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Talkin' Smack: QuickTime, SRS, CineWave & ICE

The juicy bits from an otherwise dry Streaming Media West By Dave Nagel
So guess where I went last week. Go on, guess. Give up? It was Streaming Media West out in Long Beach, home of my alma mater and some of the best bars in California.

Now, I already know what you're thinking: "Dave, what in the name of the Great Bejeezus Above were you doing at Streaming Media West? Isn't that one of those annoying conventions where the only thing people talk about is how their revolutionary end to end solutions synergize with my market space paradigm?"

Well, yes, it is. And, frankly, I was going to skip out on it this year, based on lessons learned at the last Internet World I attended. You know, I don't like dealing with "solution" providers. They're all so very lame. The only thing interesting in streaming media happens on the front end, and the rest is just junk for suckers. Unfortunately, it's the merchants of junk who dominate these kinds of shows.

But then Apple called up and invited me to meet with some of the QuickTime folk, and I couldn't pass it up. First, I've screwed up too many meetings with Apple in the past, and I didn't want to do it again lest they start thinking me a flake. And second, Apple's QuickTime P.R. person gave me a tantalizing teaser about QuickTime and MPEG 4. How could I pass it up?

So I resolved to go, but I also resolved not to make meetings with anyone I didn't really want to see. This was difficult, since, when I registered as press, I was immediately barraged with calls and e-mails from just the kinds of companies I didn't want to deal with. In the end, I managed to weasel out of every meeting except four: the four I wanted to see. The result was that I spent my show time with nary a "synergy" or "paradigm" to be heard.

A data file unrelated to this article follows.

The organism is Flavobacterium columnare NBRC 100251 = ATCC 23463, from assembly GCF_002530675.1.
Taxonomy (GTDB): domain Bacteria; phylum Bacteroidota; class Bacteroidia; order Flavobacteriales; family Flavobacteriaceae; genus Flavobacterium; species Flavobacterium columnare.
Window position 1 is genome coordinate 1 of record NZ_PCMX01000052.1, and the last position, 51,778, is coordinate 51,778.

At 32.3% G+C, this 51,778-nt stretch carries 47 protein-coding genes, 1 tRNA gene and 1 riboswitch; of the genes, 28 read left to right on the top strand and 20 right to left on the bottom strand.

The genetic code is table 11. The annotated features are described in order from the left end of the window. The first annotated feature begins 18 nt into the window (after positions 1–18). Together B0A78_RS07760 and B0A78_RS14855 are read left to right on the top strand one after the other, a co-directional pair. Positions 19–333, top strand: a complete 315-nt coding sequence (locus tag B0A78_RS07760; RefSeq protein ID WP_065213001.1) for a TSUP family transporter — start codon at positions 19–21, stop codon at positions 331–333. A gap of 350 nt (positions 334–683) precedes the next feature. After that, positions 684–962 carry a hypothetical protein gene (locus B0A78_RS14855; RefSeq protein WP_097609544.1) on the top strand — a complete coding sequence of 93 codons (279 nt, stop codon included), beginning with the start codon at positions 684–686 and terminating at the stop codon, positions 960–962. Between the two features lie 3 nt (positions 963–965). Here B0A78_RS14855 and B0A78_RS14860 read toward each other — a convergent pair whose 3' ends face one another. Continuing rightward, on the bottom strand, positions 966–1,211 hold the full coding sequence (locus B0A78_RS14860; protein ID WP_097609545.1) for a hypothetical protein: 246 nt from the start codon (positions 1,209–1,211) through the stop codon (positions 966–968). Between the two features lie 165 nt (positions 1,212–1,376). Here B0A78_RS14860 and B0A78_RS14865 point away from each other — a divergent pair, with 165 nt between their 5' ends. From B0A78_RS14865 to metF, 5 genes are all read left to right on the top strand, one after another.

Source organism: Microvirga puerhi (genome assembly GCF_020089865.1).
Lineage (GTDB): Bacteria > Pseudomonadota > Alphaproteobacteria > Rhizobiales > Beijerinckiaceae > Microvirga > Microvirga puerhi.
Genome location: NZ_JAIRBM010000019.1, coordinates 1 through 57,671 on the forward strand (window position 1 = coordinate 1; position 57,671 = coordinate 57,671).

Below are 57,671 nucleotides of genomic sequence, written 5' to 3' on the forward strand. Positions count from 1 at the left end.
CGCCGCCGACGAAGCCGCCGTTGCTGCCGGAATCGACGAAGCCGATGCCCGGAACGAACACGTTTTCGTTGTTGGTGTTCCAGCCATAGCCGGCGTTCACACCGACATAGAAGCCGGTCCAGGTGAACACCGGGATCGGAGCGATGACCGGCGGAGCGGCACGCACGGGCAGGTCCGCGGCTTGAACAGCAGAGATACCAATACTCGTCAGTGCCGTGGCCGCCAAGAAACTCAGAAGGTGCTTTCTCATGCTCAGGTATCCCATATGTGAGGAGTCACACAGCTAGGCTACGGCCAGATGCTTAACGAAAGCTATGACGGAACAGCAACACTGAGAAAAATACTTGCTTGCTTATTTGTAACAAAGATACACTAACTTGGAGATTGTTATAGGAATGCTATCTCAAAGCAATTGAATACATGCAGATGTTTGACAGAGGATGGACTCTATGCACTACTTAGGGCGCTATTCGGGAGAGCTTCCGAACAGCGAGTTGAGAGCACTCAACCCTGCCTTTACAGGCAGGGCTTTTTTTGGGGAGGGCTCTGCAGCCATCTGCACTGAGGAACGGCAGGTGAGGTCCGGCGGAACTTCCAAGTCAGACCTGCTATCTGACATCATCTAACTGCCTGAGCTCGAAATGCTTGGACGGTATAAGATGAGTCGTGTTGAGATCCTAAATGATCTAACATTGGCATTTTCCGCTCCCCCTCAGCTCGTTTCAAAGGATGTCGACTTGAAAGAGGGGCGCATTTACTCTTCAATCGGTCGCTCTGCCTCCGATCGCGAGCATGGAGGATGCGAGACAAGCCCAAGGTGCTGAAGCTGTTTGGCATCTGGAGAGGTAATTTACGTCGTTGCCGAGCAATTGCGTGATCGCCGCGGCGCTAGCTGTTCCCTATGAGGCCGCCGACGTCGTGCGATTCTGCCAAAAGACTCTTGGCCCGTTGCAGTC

Apple 'n' me
First came Apple. While I didn't get all the goods on MPEG 4 as I had hoped, I did get a little juicy piece of information, namely that the Sorenson 3 CODEC is coming to QuickTime in just "two or three weeks," according to Frank Casanova, the director of QuickTime product marketing. It will be a free option. There might also be a couple bug fixes for QuickTime at the same time, according to Rhonda Stratton, the senior product line manager for QuickTime. We'll see.

So what's up with MPEG 4? Well, as you know, Apple is very closely tied in with MPEG and particularly MPEG 4. Seems the issue now is just finalizing some specs to make it a truly open standard. And it doesn't seem too far off, as I got to see a build of QuickTime 5 with MPEG 4, complete with support for playback and export. Look for more on MPEG 4 sometime around October.

Casanova, incidentally, was also the product manager for the Mac IIfx, to this day the single greatest computer ever manufactured. As we reminisced about this engineering marvel, I suggested bringing it back in the form of a G5fxˇthe ultracomputer among supercomputers˘. While the suggestion met with the kind of laughter that suggests ridicule rather than shared enthusiasm, I nevertheless will go on believing it will happen. We'll see.

More info: http://www.apple.com/quicktime.

Low bandwidth, high-quality audio
Next on the tour came an unexpected find. I met with some folks from a spinoff of SRS Labs (the audio company) called SRSWOWcast. They're a separate company from SRS, but they get the rights to license SRS Labs' technologies for the Web. They had two technologies they were showing off. First was a piece of software for Windows (unfortunately) that does all kinds of effects with audio to produce high-quality sound at low bandwidths, including the ability to break down 5.1 audio into stereo while retaining an awfully good approximation of surround. It also can just pump up audio quality, clean up and add bass, make speech more intelligible, etc.

Now, normally, because this is Windows software, I'd yawn and walk away. But they also had a piece of prototype hardware that's platform-independent. It does everything the software does, but it does it on the fly with four switches and three knobs. The thing is awesome. No client software required other than QuickTime or whatever other audio source a listener chooses to use. It'll even work in conjunction with video. Slick.

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